In 2014, the Nebraska Department of Health and Human Services held a public hearing on LB887, the Wellness in Nebraska Act, and the issue has general support from state residents – 56 percent of poll respondents in Nebraska are in favor of Medicaid expansion. But the bill ultimately died in the legislature, as did the similar LB577 the year before.
Chuck Hassebrook, the Democratic candidate for Governor in the 2014 election said that he’d make Medicaid expansion a priority. Hassebrook noted that the survival of rural hospitals depends on Medicaid expansion. But ultimately, Pete Ricketts, a Republican who is opposed to Medicaid expansion, won the election. Governor Ricketts is opposed to the ACA in general, and prefers ideas like tort reform, tax credits, and expanded health savings accounts (HSAs). He has maintained his opposition to Medicaid expansion in 2015, and continues to oppose it despite the work of McCollister and the other lawmakers who are considering a path towards Medicaid expansion.
Supporters of Medicaid expansion are considering a ballot initiative in 2016 if they are not successful in the legislature.
74,152 people enrolled in private plans through the Nebraska exchange during the 2015 open enrollment period (through February 22, including the week-long extension). 53 percent are new to the exchange for 2015, and 88 percent are receiving premium subsidies.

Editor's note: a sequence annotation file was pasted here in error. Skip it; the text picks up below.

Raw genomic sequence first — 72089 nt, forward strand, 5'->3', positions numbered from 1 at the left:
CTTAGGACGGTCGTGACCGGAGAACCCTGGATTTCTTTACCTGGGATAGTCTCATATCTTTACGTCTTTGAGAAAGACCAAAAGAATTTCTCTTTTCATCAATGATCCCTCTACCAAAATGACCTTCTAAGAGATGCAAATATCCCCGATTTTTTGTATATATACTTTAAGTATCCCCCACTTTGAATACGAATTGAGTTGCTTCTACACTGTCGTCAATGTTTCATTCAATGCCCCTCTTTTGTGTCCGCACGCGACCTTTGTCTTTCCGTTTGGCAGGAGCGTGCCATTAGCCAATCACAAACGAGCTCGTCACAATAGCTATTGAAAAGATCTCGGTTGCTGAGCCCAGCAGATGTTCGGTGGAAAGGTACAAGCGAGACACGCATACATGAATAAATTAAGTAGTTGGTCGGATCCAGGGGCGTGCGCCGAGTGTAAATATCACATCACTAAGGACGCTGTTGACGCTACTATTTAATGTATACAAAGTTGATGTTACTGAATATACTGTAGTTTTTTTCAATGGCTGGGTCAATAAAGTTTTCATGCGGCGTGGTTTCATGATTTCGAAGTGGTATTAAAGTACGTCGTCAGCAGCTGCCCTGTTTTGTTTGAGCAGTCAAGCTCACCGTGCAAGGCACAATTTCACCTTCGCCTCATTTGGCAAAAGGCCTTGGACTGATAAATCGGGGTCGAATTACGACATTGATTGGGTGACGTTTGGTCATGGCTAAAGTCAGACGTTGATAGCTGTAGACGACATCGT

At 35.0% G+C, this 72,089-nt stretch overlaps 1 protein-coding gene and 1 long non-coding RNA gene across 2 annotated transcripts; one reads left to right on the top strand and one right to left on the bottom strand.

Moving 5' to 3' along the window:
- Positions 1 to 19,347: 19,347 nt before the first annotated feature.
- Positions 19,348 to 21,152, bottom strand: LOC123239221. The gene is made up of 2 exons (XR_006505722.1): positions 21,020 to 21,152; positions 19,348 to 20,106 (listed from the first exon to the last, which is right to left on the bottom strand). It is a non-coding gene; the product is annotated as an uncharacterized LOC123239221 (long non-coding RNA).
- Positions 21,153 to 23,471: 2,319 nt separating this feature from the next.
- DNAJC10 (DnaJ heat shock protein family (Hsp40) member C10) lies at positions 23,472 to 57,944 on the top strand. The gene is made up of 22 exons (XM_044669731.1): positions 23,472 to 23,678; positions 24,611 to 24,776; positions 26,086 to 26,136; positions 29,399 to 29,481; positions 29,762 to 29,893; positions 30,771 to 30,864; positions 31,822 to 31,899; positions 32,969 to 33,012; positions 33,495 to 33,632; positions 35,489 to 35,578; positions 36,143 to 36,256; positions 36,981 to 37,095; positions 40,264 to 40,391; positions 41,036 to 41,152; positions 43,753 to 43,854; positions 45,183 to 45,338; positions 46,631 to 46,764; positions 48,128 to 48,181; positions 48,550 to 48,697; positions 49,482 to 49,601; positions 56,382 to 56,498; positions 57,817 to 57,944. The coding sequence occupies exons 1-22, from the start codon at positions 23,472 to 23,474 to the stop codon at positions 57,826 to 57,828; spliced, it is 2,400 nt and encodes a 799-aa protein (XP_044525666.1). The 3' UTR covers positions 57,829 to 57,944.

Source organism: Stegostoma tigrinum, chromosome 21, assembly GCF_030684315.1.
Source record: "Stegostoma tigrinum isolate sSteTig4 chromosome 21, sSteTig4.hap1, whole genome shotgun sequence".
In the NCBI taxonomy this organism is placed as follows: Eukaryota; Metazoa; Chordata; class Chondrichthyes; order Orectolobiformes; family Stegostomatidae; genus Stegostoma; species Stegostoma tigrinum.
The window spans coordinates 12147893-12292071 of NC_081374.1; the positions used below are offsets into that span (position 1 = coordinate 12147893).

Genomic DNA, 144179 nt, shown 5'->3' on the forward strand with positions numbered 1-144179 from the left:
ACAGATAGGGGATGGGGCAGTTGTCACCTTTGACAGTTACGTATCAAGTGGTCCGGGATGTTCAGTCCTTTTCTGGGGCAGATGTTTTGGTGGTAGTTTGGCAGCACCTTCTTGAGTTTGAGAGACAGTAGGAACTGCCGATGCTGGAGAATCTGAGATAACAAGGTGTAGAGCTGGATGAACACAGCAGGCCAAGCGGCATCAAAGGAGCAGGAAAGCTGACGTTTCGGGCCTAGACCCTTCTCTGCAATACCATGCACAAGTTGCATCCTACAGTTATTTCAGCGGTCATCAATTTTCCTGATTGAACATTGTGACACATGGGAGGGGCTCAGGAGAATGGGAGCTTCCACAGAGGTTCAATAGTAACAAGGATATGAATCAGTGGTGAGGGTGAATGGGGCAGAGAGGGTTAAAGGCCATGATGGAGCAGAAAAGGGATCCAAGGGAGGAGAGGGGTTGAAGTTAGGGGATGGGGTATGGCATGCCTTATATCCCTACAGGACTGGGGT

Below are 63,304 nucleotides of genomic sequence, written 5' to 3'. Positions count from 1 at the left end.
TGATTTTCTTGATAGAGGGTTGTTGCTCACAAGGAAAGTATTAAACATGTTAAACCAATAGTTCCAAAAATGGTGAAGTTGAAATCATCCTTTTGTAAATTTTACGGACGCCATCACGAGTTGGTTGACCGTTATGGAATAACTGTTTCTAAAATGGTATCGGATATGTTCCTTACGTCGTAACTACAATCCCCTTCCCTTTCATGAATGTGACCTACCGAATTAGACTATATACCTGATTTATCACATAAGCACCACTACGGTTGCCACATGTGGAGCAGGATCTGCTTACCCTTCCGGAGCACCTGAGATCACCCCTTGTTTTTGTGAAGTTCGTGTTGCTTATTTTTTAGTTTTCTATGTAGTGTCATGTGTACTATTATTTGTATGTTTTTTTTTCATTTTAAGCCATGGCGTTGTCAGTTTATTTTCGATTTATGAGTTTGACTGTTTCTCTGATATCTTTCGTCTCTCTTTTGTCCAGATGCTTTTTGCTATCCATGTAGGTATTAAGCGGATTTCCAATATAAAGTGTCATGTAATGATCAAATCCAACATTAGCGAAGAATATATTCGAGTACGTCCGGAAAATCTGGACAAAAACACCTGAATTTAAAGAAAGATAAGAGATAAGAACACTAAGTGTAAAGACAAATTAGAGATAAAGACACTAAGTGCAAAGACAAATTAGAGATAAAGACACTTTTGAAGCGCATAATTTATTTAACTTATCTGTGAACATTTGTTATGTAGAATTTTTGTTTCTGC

Attrition is a normal part of the individual health insurance market however. That’s always been the case, but now that the bulk of enrollments are confined to a short window during the winter, attrition is more noticeable during the summer. Some enrollees don’t pay their initial premiums, and others either cancel their coverage or are terminated because of immigration documentation issues (subsidies are also terminated for people who don’t provide the necessary financial documentation, which can lead to enrollees choosing to cancel their coverage). By the end of June, 63,776 had in-force coverage in the Nebraska exchange.
An additional 7,218 people enrolleed in Medicaid or CHIP through the exchange between November 15 and February 22, qualifying under the state’s unchanged guidelines, as Nebraska has not yet expanded Medicaid. Medicaid and CHIP enrollment continue year-round.